P,

You invested 6 months and your return was 70 points. What is the harm in retaking next month even if you don't put exhaustive effort ? I genuinely think you deserve more given your previous results. Just focus on time management and test anxiety really work on some key concepts here and there - but dont kill yourself. I really think you should take another shot at it without much worry/study just a relaxed casual attitude towards it. 6 months without a social life makes you a hermit and places much more importance on the GMAT than it actually should. If I were you - I would regain some of your social life, study periodically 3 times a week and take 2-3 practice tests until test day again. Take it with a grain of salt as hypothetically you have given up... why not give up after another shot to really prove that "your not capable".

Just my 2 cents.

Take care,
Jas

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by DAYNE » Tue Apr 13, 2010 11:12 am
from what I read your method for RC is wrong and you need to get the Manhattan RC guide, the book is doing wonders for me as regards to RC

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by papgust » Tue Apr 13, 2010 6:12 pm
@thephoenix,

Thank you very much for your wonderful peppy quotes. Good to see you that you're ready to bounce back after 2 attempts. You are so good in quants, almost flawless. I guess you are struggling with Verbal as i do now. Good luck with your verbal preparation.

@iamcste,

I always ensured during my practice tests that i must mimic similar test conditions. Having said that, I've strictly followed by taking AWA in all tests except the first and the last practice test as you could see in my previous post. Moreover, in actual GMAT, i was NEITHER nervous NOR tired during the whole exam. I had built good stamina by the time i wrote the actual exam. These little factors were very well controlled by me during the exam. But i'm still not sure what really went wrong during the verbal section. Maybe, i'm still not on par with verbal w.r.t strategies.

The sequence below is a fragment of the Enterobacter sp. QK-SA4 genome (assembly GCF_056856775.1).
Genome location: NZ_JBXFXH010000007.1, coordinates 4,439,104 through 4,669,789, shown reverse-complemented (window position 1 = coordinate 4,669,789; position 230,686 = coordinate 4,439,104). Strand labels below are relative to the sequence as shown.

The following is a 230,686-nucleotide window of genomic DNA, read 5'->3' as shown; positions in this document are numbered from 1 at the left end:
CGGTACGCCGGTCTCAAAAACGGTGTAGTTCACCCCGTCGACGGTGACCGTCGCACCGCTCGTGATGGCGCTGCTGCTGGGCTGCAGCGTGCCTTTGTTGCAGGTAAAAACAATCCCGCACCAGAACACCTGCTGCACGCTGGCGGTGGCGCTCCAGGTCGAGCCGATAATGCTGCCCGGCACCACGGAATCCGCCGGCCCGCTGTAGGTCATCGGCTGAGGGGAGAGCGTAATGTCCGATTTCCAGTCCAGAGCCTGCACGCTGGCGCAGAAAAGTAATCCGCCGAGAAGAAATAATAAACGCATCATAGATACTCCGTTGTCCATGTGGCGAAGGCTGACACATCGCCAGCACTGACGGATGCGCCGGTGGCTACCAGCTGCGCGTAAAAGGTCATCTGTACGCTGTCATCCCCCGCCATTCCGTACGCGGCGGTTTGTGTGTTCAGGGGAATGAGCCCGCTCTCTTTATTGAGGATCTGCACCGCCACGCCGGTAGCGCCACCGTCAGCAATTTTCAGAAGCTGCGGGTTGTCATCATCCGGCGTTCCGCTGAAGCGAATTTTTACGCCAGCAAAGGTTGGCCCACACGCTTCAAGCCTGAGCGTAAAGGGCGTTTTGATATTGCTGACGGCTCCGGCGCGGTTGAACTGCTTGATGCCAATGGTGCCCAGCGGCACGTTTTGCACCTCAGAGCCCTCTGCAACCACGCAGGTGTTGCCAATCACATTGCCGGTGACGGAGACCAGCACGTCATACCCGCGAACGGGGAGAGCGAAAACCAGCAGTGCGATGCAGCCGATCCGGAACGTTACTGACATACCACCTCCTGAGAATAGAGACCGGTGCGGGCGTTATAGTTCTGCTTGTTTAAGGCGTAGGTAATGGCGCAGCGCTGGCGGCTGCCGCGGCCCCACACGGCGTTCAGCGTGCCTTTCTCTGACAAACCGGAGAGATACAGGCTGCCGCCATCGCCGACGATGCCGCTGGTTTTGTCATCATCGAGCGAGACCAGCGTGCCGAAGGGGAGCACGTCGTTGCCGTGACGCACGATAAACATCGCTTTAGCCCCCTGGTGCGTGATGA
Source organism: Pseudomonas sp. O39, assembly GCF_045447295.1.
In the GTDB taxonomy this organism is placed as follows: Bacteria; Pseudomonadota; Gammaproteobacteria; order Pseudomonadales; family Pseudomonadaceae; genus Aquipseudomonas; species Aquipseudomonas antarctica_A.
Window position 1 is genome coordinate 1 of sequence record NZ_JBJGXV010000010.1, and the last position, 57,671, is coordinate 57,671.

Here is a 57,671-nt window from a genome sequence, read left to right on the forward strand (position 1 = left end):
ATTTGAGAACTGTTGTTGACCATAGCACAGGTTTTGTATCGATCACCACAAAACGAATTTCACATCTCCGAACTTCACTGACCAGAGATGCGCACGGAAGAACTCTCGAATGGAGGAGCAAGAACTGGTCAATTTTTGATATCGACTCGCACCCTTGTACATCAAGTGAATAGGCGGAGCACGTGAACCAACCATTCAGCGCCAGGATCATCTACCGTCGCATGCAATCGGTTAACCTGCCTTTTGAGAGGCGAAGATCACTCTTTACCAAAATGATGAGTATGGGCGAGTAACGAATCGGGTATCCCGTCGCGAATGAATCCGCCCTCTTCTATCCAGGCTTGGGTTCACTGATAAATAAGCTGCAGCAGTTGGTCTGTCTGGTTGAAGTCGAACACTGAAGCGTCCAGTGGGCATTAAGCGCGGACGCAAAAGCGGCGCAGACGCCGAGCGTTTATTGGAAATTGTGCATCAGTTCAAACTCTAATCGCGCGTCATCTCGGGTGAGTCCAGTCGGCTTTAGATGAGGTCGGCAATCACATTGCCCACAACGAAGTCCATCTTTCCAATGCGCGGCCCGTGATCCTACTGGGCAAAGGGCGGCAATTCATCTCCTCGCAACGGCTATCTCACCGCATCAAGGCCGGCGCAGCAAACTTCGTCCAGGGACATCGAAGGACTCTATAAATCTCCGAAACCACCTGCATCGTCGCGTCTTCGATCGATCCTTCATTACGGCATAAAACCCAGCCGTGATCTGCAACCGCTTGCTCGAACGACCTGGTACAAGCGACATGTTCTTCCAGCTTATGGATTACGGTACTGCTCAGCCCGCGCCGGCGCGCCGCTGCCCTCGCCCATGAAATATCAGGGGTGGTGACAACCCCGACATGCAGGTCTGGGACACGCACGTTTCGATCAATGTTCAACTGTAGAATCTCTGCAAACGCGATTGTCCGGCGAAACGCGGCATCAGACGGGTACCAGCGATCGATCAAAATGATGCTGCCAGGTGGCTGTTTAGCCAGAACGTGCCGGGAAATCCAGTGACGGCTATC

@5702700,

You are absolutely right. A score of 30 on Powerprep is not all impressive. I scored a 27 infact on my only powerprep test. I think i need to rethink and plan my verbal preparation. At first, i felt that i should drop the GMAT plan due to frustration. Now, i don't think i have the heart to give up all of a sudden.

@Jas,

I prepared in a very casual and relaxed manner this time. I never overburned myself by studying rigorously. Studied 1 hour in weekdays with 1 day off and 3-4 hours on sat and sun with lot of breaks in between. Having said that i never had problems with time management and test anxiety. I was doing pretty cool this time and i was able to focus 100% in my exam. Maybe i should look to rethink my verbal plan and do something different from my second attempt.

@DAYNE,

RC is a section where different strategies work for different people. The strategy i took for RC seemed to work properly for me. Maybe, as you suggest, i will try to go by MGMAT's RC strategy.

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by mohit11 » Wed Apr 14, 2010 1:19 am
Here's my take on what possibly went wrong.

1. Over reliance on your Quant. You scored 45 in the retake, so clearly you in the 70 odd percentile level. Though it makes sense to push your Quant to 50 levels. It is much more wise to propel your verbal score. Should you decide to retake the exam and in my opinion you should, You should focus on your verbal completely.